When President Obama was faced with a Congress unwilling to work with him on virtually anything, he reminded the country that the chief executive has other ways of affecting the way the nation does business. Specifically, he said, he had a “phone and a pen” and proceeded, much to Republicans’ fury, to overhaul much of the way the federal government does business through executive orders.
Now his predecessor, faced with a humiliating legislative defeat in his first major effort to enact a new law, is following the same path, though arguably in reverse. Donald Trump on Tuesday is expected to sign an executive order that will roll back a vast array of Obama-era requirements meant to protect the climate from global warming by reducing greenhouse gas emissions and increasing the country’s investment in renewable energy.
That order follows close on the heels of a second, less-noticed, one that revoked rules put in place by Obama to ensure that companies winning large federal contracts do not have a history of violating labor laws and workplace safety requirements.
The two back-to-back orders are just the latest in a flurry of activity from the new administration, which has used executive orders to push its policy agenda forward in areas as diverse as immigration, regulatory reform, and enforcement of the Affordable Care Act’s insurance coverage mandates.
The order expected Tuesday will have sweeping consequences for the way the Environmental Protection Agency enforces federal laws related to carbon emissions and will absolve federal agencies of a requirement that they consider the environmental impact of their actions when making regulatory decisions.
The rule will undo a ban on the leasing of federal land for coal mining, an effort taken by the Obama administration as part of a push to move the country away from carbon-intensive fuels that create significant pollution and toward more renewable energy sources, such as wind and solar.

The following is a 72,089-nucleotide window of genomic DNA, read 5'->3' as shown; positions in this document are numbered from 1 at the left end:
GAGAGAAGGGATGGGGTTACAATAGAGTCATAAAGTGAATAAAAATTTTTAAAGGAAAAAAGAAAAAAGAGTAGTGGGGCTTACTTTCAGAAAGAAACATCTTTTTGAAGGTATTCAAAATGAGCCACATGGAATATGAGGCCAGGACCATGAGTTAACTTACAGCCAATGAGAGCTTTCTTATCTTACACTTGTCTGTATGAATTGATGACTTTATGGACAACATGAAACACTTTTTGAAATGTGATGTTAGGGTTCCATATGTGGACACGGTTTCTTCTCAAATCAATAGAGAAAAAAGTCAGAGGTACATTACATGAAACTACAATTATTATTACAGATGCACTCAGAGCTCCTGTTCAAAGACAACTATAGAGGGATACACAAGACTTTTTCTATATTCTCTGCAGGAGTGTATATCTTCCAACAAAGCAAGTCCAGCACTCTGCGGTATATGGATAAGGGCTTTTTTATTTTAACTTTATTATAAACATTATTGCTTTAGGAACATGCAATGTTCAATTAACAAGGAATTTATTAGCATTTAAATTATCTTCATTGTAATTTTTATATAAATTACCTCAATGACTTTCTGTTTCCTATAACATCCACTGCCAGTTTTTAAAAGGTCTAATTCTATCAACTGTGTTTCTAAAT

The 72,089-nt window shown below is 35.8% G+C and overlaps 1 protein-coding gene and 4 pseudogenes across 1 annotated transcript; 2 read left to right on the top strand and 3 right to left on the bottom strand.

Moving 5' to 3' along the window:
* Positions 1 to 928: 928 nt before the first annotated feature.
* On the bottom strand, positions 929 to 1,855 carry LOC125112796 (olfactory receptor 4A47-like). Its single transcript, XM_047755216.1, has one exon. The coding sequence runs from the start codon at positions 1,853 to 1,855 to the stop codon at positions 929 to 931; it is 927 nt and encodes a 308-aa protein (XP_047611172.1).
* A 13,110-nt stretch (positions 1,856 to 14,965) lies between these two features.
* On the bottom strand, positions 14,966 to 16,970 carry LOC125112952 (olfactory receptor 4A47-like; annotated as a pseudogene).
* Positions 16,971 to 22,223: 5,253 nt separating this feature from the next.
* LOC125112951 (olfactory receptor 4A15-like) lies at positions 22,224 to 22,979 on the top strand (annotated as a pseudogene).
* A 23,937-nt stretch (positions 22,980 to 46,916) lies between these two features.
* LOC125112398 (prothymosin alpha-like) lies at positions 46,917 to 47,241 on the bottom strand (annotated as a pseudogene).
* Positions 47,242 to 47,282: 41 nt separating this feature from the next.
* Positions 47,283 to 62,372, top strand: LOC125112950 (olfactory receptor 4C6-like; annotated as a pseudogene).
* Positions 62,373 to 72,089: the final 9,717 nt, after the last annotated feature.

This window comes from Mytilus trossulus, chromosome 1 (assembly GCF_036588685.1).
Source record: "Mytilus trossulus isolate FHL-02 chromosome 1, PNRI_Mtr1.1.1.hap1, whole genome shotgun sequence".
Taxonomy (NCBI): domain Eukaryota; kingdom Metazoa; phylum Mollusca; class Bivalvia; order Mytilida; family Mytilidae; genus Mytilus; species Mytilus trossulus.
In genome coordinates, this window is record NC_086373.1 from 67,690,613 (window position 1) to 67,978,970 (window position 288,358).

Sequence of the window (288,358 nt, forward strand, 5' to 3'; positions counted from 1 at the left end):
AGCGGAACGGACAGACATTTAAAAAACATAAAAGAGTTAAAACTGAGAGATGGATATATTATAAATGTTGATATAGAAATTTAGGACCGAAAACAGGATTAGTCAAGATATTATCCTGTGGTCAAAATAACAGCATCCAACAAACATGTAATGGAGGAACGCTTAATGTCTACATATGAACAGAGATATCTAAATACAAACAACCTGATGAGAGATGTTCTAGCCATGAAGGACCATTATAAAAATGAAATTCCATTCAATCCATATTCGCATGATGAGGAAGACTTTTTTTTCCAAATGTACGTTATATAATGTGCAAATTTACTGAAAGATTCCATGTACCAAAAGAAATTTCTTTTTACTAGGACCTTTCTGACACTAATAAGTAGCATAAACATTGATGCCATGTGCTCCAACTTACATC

An anonymous administration official told The Washington Post the new policy was meant to make the country “energy independent” and denied that the move represents an abandonment of efforts to combat climate change. “When it comes to climate change, we want to take our course and do it in our own form and fashion,” the official said.
The order is not the first one Trump has signed paring back environment-related regulations, but it is the most sweeping. He previously signed a rule that removed restrictions preventing coal mines from polluting streams and other waterways and recalculated the royalties that private companies pay for mining on federal lands.
Much of the new rule focuses on undoing restrictions the Obama administration placed on coal-burning power plants. The new president has made the reviving the coal mining industry a focal point of his new administration. This despite the fact that coal mining represents a tiny fraction of overall employment in the US, according to the Bureau of Labor Statistics and that even top executives in the coal industry believe the effort to bring jobs back is doomed.
The order signed Monday, though less broad in scope, was also aimed at undoing efforts by the previous president that had frustrated conservatives. The main target of the action was President Obama’s July 2014 Executive Order 13673, entitled “Fair Pay and Safe Workplaces.” The Obama order, among other things, imposed strict transparency requirements on federal contractors with regard to information they were required to share with employees about their compensation.
Congress had already taken steps to undo the Obama-era rule, which detractors said created a “blacklist” of companies that would be barred from receiving federal contracts.
While Republicans, by and large, cheered Trump’s latest efforts to undo the Obama legacy, Democrats were dismayed -- particularly by the move to slash environmental rules.
Delaware Sen. Chris Coons told Politico that the GOP had reached “peak climate science denial,” adding, “"They’re going to extraordinary lengths to deny this meteor that is global warming catapulting toward the Earth. I’m scared stiff. My kids won’t be able to solve this problem if we don’t tackle it right now because it will be too late in 20 years."